Wallace Neff, a Southern California architect who made Spanish-style mansions for Hollywood stars in the ’30s and ’40s, also tried his hand at designing innovative, low-cost housing for the poor. His Airform houses, often called bubble houses, were inexpensive and easy to build -
Meant to remedy 1940s housing shortages, the houses never caught on in the United States. Only a few hundred of them were built here, rather than the thousands that Neff expected, and nearly all have since been torn down.
The houses’ open layout, while appealing to modern tastes, “may have posed too many questions for buyers more than 60 years ago. How do you place furniture in a round room? What if you want an addition? …. Ultimately bubble houses couldn’t compete with conventional housing of the era.”
Neff himself lived for several years in an Airform house in Pasadena, one of the few that remains standing today. Despite the houses’ tepid reception among the US public, Neff was convinced of their aesthetic and practical advantages. “Beautiful flowing lines and curves come into being without effort …. The absolute absence of girders, columns, and jigsaw trusses, startles the imagination,” he wrote.
“I always thought people would come rushing in by the thousands to buy [them],” Neff said later. “But it never happened.”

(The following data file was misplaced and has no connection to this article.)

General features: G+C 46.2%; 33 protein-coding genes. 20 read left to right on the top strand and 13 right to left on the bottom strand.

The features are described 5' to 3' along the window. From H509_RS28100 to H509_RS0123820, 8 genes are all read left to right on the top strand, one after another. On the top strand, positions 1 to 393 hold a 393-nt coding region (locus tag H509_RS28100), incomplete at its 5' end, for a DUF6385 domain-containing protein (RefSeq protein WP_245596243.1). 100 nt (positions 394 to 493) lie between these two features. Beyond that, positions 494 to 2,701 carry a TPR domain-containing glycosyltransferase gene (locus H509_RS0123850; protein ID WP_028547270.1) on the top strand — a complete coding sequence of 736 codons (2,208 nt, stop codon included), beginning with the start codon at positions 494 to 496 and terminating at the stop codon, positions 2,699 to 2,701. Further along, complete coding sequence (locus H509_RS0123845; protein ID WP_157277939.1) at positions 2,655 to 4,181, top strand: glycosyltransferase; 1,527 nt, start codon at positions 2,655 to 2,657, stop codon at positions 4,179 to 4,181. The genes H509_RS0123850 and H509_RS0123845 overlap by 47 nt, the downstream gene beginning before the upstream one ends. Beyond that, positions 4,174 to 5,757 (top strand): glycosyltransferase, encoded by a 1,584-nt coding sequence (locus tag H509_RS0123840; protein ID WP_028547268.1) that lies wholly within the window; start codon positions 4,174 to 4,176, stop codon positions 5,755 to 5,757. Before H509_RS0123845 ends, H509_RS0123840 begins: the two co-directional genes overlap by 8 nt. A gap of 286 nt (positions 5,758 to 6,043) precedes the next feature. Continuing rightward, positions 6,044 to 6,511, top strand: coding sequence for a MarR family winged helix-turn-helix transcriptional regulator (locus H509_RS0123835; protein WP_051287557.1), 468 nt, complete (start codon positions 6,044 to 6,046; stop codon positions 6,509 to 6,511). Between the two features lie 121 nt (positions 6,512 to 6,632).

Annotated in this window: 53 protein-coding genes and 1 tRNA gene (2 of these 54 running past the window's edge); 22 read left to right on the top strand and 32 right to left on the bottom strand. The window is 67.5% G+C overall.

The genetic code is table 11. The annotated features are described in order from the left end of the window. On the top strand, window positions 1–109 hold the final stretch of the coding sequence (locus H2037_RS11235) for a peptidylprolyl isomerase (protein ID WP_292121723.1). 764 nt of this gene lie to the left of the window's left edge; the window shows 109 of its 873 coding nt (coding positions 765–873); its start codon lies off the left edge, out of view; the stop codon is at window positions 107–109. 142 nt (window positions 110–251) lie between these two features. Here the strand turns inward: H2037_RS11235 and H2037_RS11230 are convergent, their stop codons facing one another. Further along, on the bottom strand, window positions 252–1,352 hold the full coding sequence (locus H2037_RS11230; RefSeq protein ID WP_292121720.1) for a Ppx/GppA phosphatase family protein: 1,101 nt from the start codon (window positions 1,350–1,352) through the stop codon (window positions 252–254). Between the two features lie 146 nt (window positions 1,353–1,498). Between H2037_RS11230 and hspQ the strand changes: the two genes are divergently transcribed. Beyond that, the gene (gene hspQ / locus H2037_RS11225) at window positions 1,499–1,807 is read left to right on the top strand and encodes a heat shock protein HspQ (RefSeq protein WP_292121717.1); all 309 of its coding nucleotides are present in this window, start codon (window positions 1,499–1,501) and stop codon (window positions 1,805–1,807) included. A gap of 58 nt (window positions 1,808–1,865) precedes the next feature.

Outside of the United States, the Airform house found a more receptive audience. Bubble houses were built in Mexico, Senegal, Angola, Cuba, Portugal, and Brazil, sometimes in great bubble tracts. In all, some 2,500 were built in more than 15 countries. the majority of them in the global south.
Non-Americans liked that bubble houses were cheap, sturdy, and could be built in two days:
The airform construction technique is relatively simple. It requires inflating a giant, rubber coated balloon and then spraying it with gunite. Once the gunite is set, the balloon is deflated and removed though a door or window. The house is then insulated, reinforced with rebar and covered with another layer of concrete.
But the houses’ aesthetic virtues have finally gotten attention, too. Seventy years after its conception and forty years after Neff’s death, the bubble house has a growing list of admirers. “It’s like living in a sculpture,” one of the owners of the Pasadena bubble house asserts.
To learn more about Neff’s “rebellion against the cube,” pick up a copy of Jeffrey Head’s No Nails, No Lumber: The Bubble Houses of Wallace Neff, published in December 2011.